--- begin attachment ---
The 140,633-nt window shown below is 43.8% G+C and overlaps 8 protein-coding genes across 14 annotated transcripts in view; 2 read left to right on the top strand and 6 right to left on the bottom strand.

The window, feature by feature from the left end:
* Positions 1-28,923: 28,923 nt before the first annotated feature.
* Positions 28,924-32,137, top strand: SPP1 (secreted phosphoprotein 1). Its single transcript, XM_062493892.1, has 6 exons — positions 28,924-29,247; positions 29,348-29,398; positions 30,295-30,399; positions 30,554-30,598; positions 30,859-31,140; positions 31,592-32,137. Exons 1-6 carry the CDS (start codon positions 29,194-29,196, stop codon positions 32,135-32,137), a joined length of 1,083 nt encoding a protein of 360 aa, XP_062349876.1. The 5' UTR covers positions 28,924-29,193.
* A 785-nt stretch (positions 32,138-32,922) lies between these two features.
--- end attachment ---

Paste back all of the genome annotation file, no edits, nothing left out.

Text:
The 140,633-nt window shown below is 43.8% G+C and overlaps 8 protein-coding genes across 14 annotated transcripts in view; 2 read left to right on the top strand and 6 right to left on the bottom strand.

The window, feature by feature from the left end:
* Positions 1-28,923: 28,923 nt before the first annotated feature.
* Positions 28,924-32,137, top strand: SPP1 (secreted phosphoprotein 1). Its single transcript, XM_062493892.1, has 6 exons — positions 28,924-29,247; positions 29,348-29,398; positions 30,295-30,399; positions 30,554-30,598; positions 30,859-31,140; positions 31,592-32,137. Exons 1-6 carry the CDS (start codon positions 29,194-29,196, stop codon positions 32,135-32,137), a joined length of 1,083 nt encoding a protein of 360 aa, XP_062349876.1. The 5' UTR covers positions 28,924-29,193.
* A 785-nt stretch (positions 32,138-32,922) lies between these two features.